Impact of intratumoral heterogeneity of breast cancer tissue on quantitative metabolomics using high‐resolution magic angle spinning 1 H NMR spectroscopy

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EarlyView Article

  • Published: Dec 5, 2017
  • Author: Mikheil Gogiashvili, Salome Horsch, Rosemarie Marchan, Kathrin Gianmoena, Cristina Cadenas, Berno Tanner, Sabrina Naumann, Diana Ersova, Frank Lippek, Jörg Rahnenführer, Jan T. Andersson, Roland Hergenröder, Jörg Lambert, Jan G. Hengstler, Karolina Edlund
  • Journal: NMR in Biomedicine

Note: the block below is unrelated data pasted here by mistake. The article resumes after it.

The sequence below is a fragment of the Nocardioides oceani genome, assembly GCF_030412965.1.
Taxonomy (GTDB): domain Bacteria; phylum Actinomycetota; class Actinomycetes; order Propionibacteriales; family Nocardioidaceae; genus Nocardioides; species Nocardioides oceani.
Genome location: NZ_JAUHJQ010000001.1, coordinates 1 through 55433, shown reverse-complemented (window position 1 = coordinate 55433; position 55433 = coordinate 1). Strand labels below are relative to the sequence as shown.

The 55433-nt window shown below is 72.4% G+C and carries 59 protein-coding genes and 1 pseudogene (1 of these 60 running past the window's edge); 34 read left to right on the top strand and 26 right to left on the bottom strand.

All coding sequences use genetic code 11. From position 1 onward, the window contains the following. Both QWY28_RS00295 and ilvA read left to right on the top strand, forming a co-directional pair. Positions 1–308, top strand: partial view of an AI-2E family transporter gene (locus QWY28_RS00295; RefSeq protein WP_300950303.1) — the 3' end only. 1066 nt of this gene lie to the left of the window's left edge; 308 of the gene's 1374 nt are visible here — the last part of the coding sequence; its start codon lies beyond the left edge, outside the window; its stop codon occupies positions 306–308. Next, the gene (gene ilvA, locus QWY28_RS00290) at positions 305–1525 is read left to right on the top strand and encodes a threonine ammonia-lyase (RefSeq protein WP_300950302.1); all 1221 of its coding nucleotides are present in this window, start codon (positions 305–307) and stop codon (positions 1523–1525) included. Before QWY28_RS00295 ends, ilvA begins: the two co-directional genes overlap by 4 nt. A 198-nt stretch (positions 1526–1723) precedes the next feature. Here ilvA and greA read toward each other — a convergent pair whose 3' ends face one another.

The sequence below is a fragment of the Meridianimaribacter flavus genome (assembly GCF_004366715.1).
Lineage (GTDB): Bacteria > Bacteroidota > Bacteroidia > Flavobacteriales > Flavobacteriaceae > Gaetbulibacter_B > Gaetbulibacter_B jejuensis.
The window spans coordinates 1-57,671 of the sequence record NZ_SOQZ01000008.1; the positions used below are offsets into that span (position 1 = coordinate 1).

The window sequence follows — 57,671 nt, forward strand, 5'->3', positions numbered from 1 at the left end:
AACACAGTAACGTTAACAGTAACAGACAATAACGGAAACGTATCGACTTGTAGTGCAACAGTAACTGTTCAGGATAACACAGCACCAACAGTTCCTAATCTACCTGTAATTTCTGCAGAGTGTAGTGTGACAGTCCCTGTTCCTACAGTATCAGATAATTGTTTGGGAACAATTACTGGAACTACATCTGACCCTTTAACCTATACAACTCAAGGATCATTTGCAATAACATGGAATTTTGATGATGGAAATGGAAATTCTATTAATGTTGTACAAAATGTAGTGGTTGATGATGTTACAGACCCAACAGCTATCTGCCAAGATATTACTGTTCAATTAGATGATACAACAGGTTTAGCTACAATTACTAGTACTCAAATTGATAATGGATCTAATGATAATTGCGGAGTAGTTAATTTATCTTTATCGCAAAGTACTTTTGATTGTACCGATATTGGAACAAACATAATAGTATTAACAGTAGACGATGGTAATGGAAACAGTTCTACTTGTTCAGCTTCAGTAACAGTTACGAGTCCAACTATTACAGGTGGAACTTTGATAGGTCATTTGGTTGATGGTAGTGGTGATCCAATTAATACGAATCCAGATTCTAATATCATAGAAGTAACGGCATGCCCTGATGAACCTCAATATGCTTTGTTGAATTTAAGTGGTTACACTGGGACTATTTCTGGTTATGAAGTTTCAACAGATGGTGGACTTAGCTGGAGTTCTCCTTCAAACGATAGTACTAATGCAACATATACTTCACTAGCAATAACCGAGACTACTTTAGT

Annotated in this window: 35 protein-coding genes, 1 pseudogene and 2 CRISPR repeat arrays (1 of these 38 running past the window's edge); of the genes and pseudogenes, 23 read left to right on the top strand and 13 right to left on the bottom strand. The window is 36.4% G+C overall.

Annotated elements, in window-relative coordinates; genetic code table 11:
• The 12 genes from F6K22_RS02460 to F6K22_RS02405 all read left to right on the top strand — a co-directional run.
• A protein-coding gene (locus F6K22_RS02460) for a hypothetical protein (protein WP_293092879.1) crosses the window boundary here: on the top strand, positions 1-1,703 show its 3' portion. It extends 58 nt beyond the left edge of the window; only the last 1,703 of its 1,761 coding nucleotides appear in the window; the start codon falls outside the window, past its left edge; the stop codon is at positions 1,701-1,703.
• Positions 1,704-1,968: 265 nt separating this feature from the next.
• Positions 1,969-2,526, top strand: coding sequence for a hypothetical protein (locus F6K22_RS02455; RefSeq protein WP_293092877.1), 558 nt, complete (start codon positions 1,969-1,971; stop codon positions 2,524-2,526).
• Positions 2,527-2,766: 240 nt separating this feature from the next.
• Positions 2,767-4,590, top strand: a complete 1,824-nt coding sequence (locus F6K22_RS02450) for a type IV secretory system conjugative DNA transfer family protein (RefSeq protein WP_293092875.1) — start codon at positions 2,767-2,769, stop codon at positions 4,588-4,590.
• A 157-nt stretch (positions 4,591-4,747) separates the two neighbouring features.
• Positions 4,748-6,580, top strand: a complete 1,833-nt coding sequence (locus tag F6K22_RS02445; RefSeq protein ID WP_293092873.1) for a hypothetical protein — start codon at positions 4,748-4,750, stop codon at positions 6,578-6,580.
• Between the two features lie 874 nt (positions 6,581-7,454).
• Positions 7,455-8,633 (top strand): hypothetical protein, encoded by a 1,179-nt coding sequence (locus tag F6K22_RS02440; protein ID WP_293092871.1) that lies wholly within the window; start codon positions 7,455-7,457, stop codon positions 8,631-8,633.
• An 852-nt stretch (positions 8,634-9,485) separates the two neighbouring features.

High‐resolution magic angle spinning (HR MAS) nuclear magnetic resonance (NMR) spectroscopy is increasingly being used to study metabolite levels in human breast cancer tissue, assessing, for instance, correlations with prognostic factors, survival outcome or therapeutic response. However, the impact of intratumoral heterogeneity on metabolite levels in breast tumor tissue has not been studied comprehensively. More specifically, when biopsy material is analyzed, it remains questionable whether one biopsy is representative of the entire tumor. Therefore, multi‐core sampling (n = 6) of tumor tissue from three patients with breast cancer, followed by lipid (0.9‐ and 1.3‐ppm signals) and metabolite quantification using HR MAS 1H NMR, was performed, resulting in the quantification of 32 metabolites. The mean relative standard deviation across all metabolites for the six tumor cores sampled from each of the three tumors ranged from 0.48 to 0.74. This was considerably higher when compared with a morphologically more homogeneous tissue type, here represented by murine liver (0.16–0.20). Despite the seemingly high variability observed within the tumor tissue, a random forest classifier trained on the original sample set (training set) was, with one exception, able to correctly predict the tumor identity of an independent series of cores (test set) that were additionally sampled from the same three tumors and analyzed blindly. Moreover, significant differences between the tumors were identified using one‐way analysis of variance (ANOVA), indicating that the intertumoral differences for many metabolites were larger than the intratumoral differences for these three tumors. That intertumoral differences, on average, were larger than intratumoral differences was further supported by the analysis of duplicate tissue cores from 15 additional breast tumors. In summary, despite the observed intratumoral variability, the results of the present study suggest that the analysis of one, or a few, replicates per tumor may be acceptable, and supports the feasibility of performing reliable analyses of patient tissue.

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